April 07, 2016

India: Court lifts barriers to women’s entry to temples, now ban triple talaq too (Edit, The Times of India, 4 april 2016)

The Times of India

End discrimination: Court lifts barriers to women’s entry to temples, now ban triple talaq too
April 4, 2016, 5:53 am IST in TOI Editorials | Edit Page, India

The Indian Constitution outlaws gender discrimination, and the Bombay high court has done well to uphold this principle on the issue of women’s entry to temples. The Maharashtra government too endorses this stand. It should now enforce the rule of law and ensure that the gates of the Shani Shingnapur temple in Ahmednagar, among others, are open to women. Meanwhile the Supreme Court has decided to hear a plea by Shayara Bano, a Muslim woman from Uttarakhand. This will be a litmus test of whether gender discrimination, on the basis of patriarchal interpretation of religion, can be permitted in India.
Bano’s petition argues that divorce through triple talaq should be declared unconstitutional as it allowed some Muslim men to treat women like “chattel”. In response to the Supreme Court’s directive, the Centre will have to place before it the report of a high level UPA-era committee which sought a ban on the practice of oral, unilateral and triple talaq, as well as polygamy. Commissioned by the ministry of woman and child development in 2012, the report recommended specific amendments to the Muslim Marriages Act 1939 and suggested mandatory maintenance to the wife and children in cases of divorce or separation.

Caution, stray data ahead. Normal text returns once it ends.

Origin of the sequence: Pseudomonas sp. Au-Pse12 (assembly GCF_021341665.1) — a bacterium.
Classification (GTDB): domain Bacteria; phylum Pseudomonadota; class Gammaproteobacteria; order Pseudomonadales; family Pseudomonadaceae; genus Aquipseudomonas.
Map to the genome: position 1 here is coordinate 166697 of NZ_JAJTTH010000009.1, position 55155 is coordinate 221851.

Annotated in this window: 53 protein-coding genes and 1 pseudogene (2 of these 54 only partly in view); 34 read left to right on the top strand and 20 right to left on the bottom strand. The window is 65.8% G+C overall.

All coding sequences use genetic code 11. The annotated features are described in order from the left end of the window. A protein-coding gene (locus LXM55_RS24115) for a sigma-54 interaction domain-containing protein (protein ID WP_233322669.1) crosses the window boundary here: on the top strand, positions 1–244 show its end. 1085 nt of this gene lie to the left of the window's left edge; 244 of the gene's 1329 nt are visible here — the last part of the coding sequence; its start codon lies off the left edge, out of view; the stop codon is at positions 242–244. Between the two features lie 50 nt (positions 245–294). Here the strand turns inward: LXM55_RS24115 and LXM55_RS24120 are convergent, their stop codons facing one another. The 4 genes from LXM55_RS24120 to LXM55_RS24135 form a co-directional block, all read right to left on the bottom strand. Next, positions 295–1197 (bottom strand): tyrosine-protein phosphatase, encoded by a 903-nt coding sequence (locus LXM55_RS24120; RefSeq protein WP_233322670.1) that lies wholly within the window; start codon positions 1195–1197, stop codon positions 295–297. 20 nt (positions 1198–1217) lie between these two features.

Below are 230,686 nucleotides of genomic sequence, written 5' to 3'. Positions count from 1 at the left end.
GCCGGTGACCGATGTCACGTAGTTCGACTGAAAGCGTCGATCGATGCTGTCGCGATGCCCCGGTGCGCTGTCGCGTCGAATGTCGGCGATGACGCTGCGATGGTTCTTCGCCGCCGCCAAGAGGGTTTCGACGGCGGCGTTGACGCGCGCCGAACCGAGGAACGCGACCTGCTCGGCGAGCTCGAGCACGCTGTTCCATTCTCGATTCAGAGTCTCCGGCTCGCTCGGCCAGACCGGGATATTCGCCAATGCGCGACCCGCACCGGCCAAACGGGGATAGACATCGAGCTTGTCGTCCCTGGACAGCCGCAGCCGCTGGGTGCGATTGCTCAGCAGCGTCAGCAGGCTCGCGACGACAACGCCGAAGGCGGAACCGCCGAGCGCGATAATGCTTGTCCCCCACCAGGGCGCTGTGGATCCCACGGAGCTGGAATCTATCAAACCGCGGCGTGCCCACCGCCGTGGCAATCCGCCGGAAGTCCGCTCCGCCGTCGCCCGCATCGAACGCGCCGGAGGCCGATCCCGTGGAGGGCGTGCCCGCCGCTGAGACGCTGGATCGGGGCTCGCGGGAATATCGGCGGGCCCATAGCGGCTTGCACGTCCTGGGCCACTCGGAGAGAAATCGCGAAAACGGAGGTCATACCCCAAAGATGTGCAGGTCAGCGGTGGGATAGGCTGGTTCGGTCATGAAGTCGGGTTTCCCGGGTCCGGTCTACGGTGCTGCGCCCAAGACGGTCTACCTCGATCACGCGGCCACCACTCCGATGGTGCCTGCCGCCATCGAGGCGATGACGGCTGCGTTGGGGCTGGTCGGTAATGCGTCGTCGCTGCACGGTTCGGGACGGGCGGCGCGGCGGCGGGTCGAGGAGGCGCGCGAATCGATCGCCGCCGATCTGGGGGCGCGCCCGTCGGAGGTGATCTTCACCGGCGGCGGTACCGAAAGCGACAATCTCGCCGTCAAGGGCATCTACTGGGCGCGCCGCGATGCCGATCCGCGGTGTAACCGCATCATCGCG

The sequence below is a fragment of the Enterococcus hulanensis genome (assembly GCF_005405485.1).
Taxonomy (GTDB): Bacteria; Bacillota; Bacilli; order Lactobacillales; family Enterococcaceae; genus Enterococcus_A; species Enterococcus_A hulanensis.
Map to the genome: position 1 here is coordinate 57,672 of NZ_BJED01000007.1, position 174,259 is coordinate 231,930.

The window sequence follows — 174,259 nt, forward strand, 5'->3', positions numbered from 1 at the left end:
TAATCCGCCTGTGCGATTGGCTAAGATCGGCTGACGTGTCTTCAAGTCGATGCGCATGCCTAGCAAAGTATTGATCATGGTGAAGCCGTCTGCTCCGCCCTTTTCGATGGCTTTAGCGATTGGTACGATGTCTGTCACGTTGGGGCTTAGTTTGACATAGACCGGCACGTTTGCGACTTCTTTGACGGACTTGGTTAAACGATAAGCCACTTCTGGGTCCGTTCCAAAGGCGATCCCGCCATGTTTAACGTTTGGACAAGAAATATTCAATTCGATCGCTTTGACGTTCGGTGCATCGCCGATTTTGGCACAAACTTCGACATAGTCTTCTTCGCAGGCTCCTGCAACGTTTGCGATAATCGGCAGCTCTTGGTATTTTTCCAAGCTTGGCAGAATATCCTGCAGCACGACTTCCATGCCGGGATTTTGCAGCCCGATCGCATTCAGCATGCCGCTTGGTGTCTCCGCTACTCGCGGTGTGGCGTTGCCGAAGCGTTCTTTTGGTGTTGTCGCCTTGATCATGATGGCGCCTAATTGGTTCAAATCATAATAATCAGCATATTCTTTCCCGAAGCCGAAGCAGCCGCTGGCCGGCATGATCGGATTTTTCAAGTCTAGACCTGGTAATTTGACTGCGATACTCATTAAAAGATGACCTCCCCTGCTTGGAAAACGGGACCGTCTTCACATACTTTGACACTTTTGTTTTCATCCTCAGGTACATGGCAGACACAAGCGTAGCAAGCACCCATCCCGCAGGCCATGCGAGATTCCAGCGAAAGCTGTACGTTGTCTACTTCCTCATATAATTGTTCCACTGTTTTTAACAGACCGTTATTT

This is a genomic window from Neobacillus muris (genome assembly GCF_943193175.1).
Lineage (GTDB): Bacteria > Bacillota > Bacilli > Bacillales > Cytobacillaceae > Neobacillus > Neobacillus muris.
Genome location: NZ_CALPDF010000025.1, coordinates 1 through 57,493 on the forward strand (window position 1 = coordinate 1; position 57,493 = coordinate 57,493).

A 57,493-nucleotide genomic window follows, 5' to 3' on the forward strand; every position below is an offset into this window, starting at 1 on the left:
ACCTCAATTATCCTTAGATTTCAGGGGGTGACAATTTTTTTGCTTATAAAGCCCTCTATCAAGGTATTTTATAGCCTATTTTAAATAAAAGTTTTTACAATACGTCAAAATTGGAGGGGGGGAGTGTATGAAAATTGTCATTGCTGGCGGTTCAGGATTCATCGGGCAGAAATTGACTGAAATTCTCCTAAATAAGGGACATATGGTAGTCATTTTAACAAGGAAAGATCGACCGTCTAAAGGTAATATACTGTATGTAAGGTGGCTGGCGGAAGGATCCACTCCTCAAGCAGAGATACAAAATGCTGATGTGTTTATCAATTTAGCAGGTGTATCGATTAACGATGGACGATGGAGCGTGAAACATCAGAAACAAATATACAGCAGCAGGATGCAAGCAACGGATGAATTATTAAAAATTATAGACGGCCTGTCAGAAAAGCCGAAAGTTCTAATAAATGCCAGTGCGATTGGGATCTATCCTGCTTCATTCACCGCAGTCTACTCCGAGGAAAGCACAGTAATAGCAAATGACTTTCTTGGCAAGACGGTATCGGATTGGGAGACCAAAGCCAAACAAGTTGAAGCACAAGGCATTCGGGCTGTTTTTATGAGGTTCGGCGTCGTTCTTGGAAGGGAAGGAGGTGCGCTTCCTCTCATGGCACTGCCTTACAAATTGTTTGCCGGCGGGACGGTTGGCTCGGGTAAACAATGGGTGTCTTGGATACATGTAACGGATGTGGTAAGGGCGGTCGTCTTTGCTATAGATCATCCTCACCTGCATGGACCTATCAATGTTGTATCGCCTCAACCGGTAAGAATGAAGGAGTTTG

These recommendations are sensible and must be accepted. Triple talaq has after all also been banned in Muslim countries like Pakistan, Saudi Arabia, Turkey, Tunisia, Algeria, Iraq, Iran, Indonesia and Bangladesh. While religious freedom must be protected, personal laws must also conform to minimum standards of justice and fair play. Vice-President Hamid Ansari wondered aloud last Saturday “whether a more complete separation of religion and politics might not better serve Indian democracy”. While the wider demand for a uniform civil code needs broader consensus and debate as well as a conducive and non-threatening atmosphere, equality for women in all religions should be non-negotiable.
This piece appeared as an editorial opinion in the print edition of The Times of India.